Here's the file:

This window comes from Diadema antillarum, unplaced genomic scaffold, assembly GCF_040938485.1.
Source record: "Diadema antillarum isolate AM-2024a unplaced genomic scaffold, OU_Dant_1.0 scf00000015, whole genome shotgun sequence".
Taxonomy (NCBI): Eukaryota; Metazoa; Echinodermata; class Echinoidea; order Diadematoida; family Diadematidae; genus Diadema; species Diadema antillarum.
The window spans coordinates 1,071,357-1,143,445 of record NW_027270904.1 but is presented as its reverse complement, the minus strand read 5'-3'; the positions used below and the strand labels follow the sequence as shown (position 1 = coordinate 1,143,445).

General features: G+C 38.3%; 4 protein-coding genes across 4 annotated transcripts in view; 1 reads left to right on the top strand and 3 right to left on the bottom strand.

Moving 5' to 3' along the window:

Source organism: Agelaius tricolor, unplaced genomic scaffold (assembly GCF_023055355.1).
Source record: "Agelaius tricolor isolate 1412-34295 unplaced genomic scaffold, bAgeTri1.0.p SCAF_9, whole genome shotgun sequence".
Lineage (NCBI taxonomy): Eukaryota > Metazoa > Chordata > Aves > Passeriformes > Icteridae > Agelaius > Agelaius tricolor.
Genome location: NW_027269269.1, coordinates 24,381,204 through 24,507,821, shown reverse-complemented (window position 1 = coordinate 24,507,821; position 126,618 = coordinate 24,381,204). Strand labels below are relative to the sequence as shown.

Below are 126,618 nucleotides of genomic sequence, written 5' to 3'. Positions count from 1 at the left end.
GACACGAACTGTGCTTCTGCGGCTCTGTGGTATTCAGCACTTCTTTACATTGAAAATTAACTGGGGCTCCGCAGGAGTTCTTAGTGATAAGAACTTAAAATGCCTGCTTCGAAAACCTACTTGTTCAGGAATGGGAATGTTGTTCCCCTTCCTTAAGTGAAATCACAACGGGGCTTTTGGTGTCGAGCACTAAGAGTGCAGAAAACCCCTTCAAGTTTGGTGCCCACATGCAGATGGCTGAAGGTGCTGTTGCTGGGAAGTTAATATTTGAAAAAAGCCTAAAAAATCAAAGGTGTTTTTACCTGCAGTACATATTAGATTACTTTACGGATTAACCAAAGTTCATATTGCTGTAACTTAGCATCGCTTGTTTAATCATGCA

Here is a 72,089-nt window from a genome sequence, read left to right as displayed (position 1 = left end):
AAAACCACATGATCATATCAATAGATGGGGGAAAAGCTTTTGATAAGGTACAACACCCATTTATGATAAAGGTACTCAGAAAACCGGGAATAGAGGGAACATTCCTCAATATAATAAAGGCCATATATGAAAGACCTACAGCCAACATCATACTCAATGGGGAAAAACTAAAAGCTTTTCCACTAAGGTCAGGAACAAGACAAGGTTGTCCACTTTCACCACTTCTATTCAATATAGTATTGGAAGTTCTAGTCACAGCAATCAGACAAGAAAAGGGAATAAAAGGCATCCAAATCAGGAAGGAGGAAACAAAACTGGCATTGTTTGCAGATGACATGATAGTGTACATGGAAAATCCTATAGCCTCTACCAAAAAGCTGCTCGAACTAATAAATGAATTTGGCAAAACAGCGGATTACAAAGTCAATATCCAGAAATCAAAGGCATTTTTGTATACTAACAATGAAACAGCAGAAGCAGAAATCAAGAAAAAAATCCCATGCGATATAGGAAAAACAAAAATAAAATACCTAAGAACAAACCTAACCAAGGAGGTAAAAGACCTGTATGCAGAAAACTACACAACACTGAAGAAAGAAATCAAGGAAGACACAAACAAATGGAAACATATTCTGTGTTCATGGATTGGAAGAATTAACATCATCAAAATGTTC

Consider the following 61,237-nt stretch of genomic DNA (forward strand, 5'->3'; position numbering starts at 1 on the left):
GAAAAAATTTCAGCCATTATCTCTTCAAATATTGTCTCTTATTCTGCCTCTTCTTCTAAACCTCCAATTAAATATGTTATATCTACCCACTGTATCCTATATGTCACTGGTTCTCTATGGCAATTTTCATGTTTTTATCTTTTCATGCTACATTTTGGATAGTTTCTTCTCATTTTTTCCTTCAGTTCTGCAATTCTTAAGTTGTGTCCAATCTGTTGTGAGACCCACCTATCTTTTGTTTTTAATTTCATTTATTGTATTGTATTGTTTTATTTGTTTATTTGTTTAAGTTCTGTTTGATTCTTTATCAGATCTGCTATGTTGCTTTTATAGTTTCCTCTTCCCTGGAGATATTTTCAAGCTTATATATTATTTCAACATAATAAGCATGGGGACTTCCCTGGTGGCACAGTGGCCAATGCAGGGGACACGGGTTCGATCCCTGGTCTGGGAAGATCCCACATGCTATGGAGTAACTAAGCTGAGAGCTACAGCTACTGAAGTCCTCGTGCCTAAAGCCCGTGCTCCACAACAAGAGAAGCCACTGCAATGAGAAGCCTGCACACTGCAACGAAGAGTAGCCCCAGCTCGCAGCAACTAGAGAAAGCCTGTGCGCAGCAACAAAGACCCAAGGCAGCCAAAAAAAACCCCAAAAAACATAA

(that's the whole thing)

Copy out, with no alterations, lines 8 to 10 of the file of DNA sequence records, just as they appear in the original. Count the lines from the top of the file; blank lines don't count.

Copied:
Source record: "Agelaius tricolor isolate 1412-34295 unplaced genomic scaffold, bAgeTri1.0.p SCAF_9, whole genome shotgun sequence".
Lineage (NCBI taxonomy): Eukaryota > Metazoa > Chordata > Aves > Passeriformes > Icteridae > Agelaius > Agelaius tricolor.
Genome location: NW_027269269.1, coordinates 24,381,204 through 24,507,821, shown reverse-complemented (window position 1 = coordinate 24,507,821; position 126,618 = coordinate 24,381,204). Strand labels below are relative to the sequence as shown.